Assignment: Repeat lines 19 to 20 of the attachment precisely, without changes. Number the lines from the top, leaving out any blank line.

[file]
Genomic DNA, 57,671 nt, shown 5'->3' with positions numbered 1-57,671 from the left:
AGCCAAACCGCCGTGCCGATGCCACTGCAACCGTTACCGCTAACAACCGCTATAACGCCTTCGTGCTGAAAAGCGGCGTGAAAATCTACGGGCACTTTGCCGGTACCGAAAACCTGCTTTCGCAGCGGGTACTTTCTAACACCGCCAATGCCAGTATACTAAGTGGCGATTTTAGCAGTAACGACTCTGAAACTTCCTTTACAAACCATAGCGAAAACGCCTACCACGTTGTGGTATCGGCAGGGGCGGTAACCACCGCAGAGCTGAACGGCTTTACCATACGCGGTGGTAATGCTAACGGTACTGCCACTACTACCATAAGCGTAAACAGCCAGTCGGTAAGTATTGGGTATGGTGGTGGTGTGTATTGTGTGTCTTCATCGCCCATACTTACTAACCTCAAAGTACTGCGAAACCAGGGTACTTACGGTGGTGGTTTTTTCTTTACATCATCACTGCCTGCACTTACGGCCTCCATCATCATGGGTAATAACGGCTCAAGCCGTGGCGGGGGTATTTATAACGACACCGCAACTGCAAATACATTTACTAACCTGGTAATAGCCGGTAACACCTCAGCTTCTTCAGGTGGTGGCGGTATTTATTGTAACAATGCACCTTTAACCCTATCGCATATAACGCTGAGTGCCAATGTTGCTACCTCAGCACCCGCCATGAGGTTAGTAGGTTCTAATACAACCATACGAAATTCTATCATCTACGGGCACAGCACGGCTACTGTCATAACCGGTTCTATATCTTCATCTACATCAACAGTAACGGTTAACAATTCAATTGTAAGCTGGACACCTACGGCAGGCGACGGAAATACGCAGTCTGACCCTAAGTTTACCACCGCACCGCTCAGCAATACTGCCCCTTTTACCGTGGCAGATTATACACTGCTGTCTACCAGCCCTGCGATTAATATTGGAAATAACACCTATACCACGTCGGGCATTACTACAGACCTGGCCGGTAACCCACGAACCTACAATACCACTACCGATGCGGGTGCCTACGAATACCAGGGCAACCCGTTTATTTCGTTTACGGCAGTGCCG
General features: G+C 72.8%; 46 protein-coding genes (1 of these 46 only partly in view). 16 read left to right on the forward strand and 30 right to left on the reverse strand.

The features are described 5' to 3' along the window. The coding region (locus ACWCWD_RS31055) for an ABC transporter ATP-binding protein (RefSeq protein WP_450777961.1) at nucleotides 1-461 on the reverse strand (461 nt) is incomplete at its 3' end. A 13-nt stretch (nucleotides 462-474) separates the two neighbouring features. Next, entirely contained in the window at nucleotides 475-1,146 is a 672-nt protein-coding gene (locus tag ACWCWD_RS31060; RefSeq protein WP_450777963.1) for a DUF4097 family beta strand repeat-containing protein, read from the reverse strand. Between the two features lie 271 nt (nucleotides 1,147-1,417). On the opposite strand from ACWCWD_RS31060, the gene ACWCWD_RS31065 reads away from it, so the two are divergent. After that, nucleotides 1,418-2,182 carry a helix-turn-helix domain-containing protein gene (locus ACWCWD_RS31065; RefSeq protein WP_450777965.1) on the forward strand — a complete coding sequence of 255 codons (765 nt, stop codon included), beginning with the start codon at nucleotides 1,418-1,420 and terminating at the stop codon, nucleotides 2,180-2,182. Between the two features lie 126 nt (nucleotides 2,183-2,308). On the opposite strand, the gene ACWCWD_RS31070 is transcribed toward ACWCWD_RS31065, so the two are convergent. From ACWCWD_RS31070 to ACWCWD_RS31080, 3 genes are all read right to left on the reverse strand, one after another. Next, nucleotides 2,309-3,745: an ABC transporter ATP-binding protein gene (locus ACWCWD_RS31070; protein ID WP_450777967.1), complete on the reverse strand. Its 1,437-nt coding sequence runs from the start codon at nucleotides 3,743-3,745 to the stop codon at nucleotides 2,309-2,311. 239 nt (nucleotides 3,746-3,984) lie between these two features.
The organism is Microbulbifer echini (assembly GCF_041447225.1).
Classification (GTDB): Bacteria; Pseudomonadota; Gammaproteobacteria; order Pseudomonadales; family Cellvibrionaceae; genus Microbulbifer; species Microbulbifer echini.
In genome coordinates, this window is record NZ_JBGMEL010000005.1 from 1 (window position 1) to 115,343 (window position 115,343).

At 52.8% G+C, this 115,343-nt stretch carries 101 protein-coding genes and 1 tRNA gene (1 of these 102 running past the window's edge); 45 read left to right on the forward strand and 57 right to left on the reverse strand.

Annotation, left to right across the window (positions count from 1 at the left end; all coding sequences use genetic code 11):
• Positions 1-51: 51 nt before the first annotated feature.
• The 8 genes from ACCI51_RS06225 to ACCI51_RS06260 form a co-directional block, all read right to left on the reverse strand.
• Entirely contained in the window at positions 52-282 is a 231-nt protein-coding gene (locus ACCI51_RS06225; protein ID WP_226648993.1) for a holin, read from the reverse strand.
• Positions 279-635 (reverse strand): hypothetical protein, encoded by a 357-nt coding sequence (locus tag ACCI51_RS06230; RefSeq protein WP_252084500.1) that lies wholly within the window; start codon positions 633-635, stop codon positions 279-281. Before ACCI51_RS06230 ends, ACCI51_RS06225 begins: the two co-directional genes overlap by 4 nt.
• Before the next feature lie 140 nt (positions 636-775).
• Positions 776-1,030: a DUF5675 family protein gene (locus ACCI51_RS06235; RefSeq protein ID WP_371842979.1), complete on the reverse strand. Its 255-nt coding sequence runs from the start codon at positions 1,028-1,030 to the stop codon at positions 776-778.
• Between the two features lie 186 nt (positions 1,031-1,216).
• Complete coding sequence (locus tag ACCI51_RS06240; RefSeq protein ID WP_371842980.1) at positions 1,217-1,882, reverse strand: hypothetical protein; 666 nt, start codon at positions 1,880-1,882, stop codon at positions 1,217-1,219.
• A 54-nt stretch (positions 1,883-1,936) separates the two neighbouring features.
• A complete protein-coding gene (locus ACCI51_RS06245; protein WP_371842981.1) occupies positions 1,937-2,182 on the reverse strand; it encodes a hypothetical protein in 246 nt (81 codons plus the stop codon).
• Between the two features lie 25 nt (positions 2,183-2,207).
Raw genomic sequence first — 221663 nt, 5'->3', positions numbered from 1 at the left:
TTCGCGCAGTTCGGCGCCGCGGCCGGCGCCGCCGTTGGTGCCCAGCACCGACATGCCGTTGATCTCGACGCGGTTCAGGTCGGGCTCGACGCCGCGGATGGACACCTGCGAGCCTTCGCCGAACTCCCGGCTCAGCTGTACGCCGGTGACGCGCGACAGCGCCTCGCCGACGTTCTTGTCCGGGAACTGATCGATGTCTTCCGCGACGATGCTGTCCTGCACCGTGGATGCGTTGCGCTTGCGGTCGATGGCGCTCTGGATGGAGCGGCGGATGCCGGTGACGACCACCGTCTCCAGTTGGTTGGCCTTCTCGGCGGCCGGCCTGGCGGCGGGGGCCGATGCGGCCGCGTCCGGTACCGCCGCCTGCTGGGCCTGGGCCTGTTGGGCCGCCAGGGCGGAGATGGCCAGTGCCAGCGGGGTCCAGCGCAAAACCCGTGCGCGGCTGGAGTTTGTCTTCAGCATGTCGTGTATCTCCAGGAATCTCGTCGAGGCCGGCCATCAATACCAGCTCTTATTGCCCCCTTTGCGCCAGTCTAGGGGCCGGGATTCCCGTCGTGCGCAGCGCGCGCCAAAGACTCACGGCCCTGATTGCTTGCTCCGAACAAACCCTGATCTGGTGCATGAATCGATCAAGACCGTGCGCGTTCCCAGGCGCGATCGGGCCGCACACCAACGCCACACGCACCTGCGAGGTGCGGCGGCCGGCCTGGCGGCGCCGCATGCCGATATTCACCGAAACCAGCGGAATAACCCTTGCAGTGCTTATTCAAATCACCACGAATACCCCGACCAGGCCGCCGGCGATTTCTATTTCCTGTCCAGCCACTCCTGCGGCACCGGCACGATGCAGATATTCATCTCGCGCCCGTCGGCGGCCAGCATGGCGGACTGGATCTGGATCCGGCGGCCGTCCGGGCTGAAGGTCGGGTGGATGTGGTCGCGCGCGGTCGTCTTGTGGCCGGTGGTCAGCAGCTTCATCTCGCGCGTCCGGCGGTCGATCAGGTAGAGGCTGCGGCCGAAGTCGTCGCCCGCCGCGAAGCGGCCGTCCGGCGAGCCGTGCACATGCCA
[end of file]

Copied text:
• A complete protein-coding gene (locus ACCI51_RS06245; protein WP_371842981.1) occupies positions 1,937-2,182 on the reverse strand; it encodes a hypothetical protein in 246 nt (81 codons plus the stop codon).
• Between the two features lie 25 nt (positions 2,183-2,207).